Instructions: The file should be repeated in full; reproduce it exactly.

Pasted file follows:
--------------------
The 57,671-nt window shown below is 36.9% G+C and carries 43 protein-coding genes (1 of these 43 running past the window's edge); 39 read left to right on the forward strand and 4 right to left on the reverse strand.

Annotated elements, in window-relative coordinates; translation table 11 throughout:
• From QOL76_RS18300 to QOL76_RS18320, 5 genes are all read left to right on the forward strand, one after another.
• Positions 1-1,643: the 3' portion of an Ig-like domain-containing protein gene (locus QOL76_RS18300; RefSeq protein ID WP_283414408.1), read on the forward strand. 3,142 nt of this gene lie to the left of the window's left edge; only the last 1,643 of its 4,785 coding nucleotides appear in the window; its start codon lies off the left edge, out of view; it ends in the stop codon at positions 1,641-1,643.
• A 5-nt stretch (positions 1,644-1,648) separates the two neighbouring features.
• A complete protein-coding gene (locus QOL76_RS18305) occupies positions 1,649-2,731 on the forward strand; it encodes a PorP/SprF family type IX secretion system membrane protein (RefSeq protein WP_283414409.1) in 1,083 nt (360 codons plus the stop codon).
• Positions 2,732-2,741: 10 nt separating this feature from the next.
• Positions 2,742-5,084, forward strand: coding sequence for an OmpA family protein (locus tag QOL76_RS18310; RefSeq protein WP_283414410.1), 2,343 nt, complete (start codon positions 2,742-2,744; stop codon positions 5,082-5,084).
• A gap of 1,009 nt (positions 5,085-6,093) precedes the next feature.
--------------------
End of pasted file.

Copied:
The 57,671-nt window shown below is 36.9% G+C and carries 43 protein-coding genes (1 of these 43 running past the window's edge); 39 read left to right on the forward strand and 4 right to left on the reverse strand.

Annotated elements, in window-relative coordinates; translation table 11 throughout:
• From QOL76_RS18300 to QOL76_RS18320, 5 genes are all read left to right on the forward strand, one after another.
• Positions 1-1,643: the 3' portion of an Ig-like domain-containing protein gene (locus QOL76_RS18300; RefSeq protein ID WP_283414408.1), read on the forward strand. 3,142 nt of this gene lie to the left of the window's left edge; only the last 1,643 of its 4,785 coding nucleotides appear in the window; its start codon lies off the left edge, out of view; it ends in the stop codon at positions 1,641-1,643.
• A 5-nt stretch (positions 1,644-1,648) separates the two neighbouring features.
• A complete protein-coding gene (locus QOL76_RS18305) occupies positions 1,649-2,731 on the forward strand; it encodes a PorP/SprF family type IX secretion system membrane protein (RefSeq protein WP_283414409.1) in 1,083 nt (360 codons plus the stop codon).
• Positions 2,732-2,741: 10 nt separating this feature from the next.
• Positions 2,742-5,084, forward strand: coding sequence for an OmpA family protein (locus tag QOL76_RS18310; RefSeq protein WP_283414410.1), 2,343 nt, complete (start codon positions 2,742-2,744; stop codon positions 5,082-5,084).
• A gap of 1,009 nt (positions 5,085-6,093) precedes the next feature.